A fusion gene that results from chromosome rearrangements is a hybrid gene formed from distinct genes, either in the same chromosome or in different chromosomes. Many recurring gene fusions, such as BCR-ABL in chronic myelogenous leukemia, EWS-FIL1 in Ewing’s Sarcoma, and TMPRSS2-ERG in prostate cancer, play important roles in cancer progression. As such, they have become important therapeutic targets. Gene fusions are currently being discovered at an increasing rate using massively parallel sequencing technologies. Prioritization of important cancer fusion drivers for validation and as therapeutic targets cannot be performed using traditional single-gene based methods because fusions involve portions of two partner genes. To address this problem, Wu et al (Wu et al., 2013) have introduced a novel network analysis method called fusion centrality that is specifically tailored for prioritizing gene fusions. This fusion centrality approach is now integrated into the TARGETgene software developed previously, to prioritize fusion drivers from hundreds… Read more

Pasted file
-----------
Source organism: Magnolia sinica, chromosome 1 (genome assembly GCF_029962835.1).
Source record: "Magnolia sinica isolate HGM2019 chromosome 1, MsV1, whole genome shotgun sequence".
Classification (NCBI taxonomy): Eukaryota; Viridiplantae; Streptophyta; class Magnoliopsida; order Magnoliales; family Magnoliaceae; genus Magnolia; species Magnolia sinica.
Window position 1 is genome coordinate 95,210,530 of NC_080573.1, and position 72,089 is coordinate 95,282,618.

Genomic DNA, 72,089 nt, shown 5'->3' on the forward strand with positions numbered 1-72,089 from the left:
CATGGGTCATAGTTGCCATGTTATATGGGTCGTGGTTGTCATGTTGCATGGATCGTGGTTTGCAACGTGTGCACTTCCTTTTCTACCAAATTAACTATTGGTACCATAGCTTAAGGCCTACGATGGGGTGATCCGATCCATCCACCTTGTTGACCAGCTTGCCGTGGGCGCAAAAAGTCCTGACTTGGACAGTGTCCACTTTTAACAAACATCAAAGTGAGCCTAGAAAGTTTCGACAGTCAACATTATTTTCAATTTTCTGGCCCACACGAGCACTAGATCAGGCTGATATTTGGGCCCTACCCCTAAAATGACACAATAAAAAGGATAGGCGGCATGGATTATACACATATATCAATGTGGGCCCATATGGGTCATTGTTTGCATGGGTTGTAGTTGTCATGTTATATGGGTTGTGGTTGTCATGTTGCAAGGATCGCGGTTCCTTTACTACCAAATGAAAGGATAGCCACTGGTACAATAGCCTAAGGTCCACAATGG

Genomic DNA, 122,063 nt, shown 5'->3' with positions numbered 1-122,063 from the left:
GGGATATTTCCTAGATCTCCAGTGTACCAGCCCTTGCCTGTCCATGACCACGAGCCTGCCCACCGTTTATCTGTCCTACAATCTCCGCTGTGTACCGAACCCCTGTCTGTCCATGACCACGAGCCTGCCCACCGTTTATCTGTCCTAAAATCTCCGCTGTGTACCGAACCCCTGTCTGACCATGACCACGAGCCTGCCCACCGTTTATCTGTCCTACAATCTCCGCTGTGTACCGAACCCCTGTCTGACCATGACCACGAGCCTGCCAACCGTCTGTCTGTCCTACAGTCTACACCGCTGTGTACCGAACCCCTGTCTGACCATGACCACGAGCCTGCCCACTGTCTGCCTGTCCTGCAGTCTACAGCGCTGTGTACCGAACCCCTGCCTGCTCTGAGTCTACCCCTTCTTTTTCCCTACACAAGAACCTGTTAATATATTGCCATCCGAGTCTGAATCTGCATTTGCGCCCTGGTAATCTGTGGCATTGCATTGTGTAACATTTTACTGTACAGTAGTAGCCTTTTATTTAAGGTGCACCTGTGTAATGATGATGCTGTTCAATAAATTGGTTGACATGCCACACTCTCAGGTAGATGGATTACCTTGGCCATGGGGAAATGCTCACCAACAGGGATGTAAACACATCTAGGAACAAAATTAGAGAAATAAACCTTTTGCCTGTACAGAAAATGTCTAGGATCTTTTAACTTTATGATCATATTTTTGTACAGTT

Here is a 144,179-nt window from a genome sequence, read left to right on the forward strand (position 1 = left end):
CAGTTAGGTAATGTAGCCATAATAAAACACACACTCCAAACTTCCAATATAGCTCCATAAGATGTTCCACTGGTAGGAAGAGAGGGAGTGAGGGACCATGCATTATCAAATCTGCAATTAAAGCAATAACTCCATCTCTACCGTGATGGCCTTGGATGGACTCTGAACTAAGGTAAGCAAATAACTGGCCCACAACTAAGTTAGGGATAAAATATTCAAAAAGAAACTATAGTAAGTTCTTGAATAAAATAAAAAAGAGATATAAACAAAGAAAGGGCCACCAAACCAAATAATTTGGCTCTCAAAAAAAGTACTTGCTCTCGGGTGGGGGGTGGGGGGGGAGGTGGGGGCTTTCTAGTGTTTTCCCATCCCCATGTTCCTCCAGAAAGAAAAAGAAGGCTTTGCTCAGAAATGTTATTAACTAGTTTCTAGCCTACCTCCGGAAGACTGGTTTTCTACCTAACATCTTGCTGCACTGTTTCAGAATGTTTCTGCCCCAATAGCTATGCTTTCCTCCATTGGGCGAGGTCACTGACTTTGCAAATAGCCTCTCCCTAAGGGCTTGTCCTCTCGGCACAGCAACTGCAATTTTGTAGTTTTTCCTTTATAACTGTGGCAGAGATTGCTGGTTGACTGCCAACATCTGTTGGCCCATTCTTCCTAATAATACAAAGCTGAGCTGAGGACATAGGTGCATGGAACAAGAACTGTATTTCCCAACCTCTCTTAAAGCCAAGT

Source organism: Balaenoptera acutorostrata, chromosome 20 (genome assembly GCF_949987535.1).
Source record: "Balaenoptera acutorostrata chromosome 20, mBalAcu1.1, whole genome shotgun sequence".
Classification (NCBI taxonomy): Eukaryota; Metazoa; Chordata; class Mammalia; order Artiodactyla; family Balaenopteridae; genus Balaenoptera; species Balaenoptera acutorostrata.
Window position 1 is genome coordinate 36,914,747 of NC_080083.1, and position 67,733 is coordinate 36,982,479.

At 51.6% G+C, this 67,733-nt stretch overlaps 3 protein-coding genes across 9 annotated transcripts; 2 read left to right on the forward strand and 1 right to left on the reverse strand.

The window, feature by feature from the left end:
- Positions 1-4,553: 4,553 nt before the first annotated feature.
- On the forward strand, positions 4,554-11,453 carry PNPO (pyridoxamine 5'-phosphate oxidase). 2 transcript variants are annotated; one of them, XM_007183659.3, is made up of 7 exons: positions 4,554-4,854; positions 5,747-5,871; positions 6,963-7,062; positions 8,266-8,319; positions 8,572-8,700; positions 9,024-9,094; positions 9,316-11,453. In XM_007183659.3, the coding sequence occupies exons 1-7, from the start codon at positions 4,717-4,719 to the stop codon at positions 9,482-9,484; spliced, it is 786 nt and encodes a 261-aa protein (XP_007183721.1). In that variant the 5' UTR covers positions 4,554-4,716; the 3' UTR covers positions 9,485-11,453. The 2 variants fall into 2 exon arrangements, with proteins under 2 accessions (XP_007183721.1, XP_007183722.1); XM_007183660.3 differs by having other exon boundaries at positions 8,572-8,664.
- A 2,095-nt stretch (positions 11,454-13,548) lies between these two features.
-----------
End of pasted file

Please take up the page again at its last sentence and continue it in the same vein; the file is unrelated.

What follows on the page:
Archive for 2013
ADAPT (version 5.0.046): The installation was updated to conform to Microsoft Visual Studio (MVS) 2012 for those user’s that chose the Intel Fortran option that does not include MVS. It is recommended, however, that you download and install the version of Intel Fortran with Microsoft Visual Studio 2010 Shell & Libraries included. A separate installation of MVS is then not needed.
ADAPT (version 5.0.045): The installation was updated to conform to Update 1 of Intel Fortran Composer 2013 (Intel’s current version of its Fortran Compiler) on both 32 and 64bit processors.